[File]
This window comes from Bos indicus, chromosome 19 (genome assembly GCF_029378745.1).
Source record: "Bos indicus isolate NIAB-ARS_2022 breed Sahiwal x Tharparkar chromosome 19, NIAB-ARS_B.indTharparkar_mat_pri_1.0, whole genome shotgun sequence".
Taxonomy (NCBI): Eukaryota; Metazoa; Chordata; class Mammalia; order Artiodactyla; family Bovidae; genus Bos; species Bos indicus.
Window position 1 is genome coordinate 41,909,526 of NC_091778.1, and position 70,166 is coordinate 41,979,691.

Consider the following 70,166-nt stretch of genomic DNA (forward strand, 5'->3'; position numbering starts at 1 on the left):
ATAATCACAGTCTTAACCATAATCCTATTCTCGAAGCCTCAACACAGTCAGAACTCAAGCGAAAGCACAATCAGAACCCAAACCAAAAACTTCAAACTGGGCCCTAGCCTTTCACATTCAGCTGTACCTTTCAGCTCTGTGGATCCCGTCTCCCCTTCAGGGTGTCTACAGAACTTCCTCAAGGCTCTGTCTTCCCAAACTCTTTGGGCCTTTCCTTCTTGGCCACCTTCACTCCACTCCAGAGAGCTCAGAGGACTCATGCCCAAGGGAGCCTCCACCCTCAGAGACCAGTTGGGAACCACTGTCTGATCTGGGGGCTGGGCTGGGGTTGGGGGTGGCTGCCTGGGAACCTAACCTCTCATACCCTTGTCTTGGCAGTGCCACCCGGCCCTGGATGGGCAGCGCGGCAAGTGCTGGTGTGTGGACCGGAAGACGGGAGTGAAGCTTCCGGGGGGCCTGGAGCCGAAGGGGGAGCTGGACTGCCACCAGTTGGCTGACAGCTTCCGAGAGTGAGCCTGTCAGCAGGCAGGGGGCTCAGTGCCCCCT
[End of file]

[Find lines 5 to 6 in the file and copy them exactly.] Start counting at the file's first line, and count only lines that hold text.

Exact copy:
Consider the following 70,166-nt stretch of genomic DNA (forward strand, 5'->3'; position numbering starts at 1 on the left):
ATAATCACAGTCTTAACCATAATCCTATTCTCGAAGCCTCAACACAGTCAGAACTCAAGCGAAAGCACAATCAGAACCCAAACCAAAAACTTCAAACTGGGCCCTAGCCTTTCACATTCAGCTGTACCTTTCAGCTCTGTGGATCCCGTCTCCCCTTCAGGGTGTCTACAGAACTTCCTCAAGGCTCTGTCTTCCCAAACTCTTTGGGCCTTTCCTTCTTGGCCACCTTCACTCCACTCCAGAGAGCTCAGAGGACTCATGCCCAAGGGAGCCTCCACCCTCAGAGACCAGTTGGGAACCACTGTCTGATCTGGGGGCTGGGCTGGGGTTGGGGGTGGCTGCCTGGGAACCTAACCTCTCATACCCTTGTCTTGGCAGTGCCACCCGGCCCTGGATGGGCAGCGCGGCAAGTGCTGGTGTGTGGACCGGAAGACGGGAGTGAAGCTTCCGGGGGGCCTGGAGCCGAAGGGGGAGCTGGACTGCCACCAGTTGGCTGACAGCTTCCGAGAGTGAGCCTGTCAGCAGGCAGGGGGCTCAGTGCCCCCT